Carla Jean Lauter

The Beer Babe

Sam Adams – Double & Triple Bocks

Back when I was a beer novice, I picked up a pretty black bottle at Kappy’s and thought it was somehow exotic, rare, or interesting. It was made by Sam Adams, so I felt safe that at least it was local, and it was being sold at a store so it was at least relatively normal. And I was wrong, very wrong, on both counts. The bottle? A tiny sample of Sam Adams Triple Bock, actually in a cobalt blue bottle with a glass blue stopper, and it pours a disturbingly thick like fermented teryaki sauce. 

Did I also mention that the last time that it was brewed was 1998? That’s the best case scenario, an 11 year vintage. 
I was told by some friends that I should try it again… that I didn’t really have a palate then, and that I’d “appreciate” it more now. I picked up some Sam Adams Double bock – certainly not as “aged” as the Triple Bock, and decided to do a side by side comparison. 
The double bock pours a dark caramel, with a pleasing oaky smell. The triple pours a thick, viscous black with an acrid alcoholic, savory sweet aroma. 
I have to admit that I had a kind of visceral gut reaction to the smell of this. There’s something disturbing about staring into a glass filled with black liquid that you know doesn’t taste very good – I can only imagine what people at the turn of the century thought when staring down a spoon full of cod liver oil. 

After pouring them both, and pausing to take a picture, contemplating the upcoming sips, I dove in. The double was surprisingly tight. It was woody and sharply alcoholic, with lots of malt and some earthy undertones. I liked it, but I’ve also been told that the alcohol mellows with age. The triple, on the other hand, is not mellow by a long shot. It smacks the back of the tongue with sourness, malt, alcohol. It stings on the tongue and overwhelms but then, just then, you get a moment of something. Something different. Another sip, concentrating just on that little moment brings forth a different flavor. The malts – the strengthened and earthier versions of the double – are there.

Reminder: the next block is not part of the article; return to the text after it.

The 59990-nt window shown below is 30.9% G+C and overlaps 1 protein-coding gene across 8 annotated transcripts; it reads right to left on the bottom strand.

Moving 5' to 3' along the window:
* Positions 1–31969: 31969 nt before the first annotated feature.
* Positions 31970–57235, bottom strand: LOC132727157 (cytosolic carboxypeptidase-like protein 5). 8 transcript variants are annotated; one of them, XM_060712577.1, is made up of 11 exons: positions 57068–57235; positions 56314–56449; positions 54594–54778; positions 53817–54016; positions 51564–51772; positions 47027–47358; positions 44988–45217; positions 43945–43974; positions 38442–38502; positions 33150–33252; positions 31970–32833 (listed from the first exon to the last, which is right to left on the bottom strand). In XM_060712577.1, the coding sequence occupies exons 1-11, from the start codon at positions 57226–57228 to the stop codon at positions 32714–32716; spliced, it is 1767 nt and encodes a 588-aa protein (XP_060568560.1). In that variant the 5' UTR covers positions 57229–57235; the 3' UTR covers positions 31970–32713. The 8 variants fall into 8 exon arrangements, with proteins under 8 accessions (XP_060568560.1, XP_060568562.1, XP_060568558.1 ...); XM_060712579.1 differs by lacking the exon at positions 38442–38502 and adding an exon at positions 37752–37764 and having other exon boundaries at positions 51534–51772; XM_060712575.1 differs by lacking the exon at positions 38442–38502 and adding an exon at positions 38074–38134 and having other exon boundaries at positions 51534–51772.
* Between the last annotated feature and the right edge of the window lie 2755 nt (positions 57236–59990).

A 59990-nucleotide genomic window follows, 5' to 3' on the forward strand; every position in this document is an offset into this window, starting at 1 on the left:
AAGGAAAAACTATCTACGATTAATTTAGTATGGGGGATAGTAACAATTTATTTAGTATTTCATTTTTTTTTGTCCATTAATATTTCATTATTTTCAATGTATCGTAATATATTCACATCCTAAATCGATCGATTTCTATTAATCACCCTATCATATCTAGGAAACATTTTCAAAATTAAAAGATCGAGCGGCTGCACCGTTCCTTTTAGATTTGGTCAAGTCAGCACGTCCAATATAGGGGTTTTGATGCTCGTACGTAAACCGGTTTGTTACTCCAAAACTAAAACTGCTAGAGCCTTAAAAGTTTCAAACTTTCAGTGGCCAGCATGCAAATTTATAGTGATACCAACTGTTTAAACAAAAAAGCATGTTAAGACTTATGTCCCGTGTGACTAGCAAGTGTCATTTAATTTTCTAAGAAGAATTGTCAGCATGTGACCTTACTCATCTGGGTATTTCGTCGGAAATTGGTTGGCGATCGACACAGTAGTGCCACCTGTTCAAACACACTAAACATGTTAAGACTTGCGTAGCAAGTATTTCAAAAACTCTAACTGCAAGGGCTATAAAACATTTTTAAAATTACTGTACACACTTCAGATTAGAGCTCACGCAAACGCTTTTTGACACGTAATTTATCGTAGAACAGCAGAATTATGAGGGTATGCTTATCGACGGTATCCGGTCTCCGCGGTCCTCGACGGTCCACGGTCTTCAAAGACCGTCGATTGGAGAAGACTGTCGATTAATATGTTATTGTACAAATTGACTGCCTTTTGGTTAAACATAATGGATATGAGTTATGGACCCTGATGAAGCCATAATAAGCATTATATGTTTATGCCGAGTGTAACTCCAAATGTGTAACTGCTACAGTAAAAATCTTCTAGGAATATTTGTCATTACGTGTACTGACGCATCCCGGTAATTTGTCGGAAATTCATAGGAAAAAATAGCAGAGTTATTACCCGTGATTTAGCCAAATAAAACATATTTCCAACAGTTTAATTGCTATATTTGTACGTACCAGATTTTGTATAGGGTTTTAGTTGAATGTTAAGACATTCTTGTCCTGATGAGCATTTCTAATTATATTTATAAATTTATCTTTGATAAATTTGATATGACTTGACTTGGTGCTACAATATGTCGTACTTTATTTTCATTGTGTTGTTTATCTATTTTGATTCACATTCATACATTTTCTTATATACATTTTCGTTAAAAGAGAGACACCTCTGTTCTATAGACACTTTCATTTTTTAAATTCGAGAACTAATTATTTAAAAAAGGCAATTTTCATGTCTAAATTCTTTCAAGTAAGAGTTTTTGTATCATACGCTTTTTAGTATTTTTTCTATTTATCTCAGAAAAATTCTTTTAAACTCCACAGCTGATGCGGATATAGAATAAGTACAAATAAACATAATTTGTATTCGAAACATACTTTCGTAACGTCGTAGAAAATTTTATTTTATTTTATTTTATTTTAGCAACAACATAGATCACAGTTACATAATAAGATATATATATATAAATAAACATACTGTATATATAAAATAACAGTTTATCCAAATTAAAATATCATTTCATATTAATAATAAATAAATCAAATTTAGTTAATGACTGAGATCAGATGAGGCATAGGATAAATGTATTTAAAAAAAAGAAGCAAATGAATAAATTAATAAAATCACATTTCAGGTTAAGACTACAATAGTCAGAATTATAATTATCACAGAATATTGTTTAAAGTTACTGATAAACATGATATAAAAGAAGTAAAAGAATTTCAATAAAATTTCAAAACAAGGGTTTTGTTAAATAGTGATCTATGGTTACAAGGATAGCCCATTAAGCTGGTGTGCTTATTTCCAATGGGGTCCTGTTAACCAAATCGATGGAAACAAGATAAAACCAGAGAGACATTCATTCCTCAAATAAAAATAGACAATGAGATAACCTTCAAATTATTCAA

I wouldn’t doubt that the triple is past its prime, past what it was meant to turn into. Had I tried this in 2001, it could have been something exceptional. Sadly, its still being sold but is not worth it. But the bottle is beautiful, alluring and might even worth the conversation that ensues when tasting an 11 year old tiny beer in a blue bottle. If you want a great “I dare you to try this” beer, I suggest the triple bock. You at least get to keep the bottle and watch your friend’s noses wrinkle.
If you come across it, gather 6 friends around in a circle, don’t smell it, pour it into shot glasses and drink it simultaneously. Watch the faces, it’s priceless. Once everyone finishes reeling and making Popeye faces, bring out a six pack of the Double Bock. Their taste buds will thank you.

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3 Comments

  1. Anonymous

    Actual Gold Leaf lettering. I kept my 1997 bottle. We occassionally put daisies in it.

  2. HarryosStaff

    I’m a huge beer lover myself and I have to agree, Sam Adams Double bock is certainly worth trying if you’ve never had it before. I tend to like the dark caramel type of beer flavor so Sam Adams is a favorite of mine.

  3. Tim Hynds

    I agree, The years have not been kind to Triple Bock. The Double, however, is yummy.

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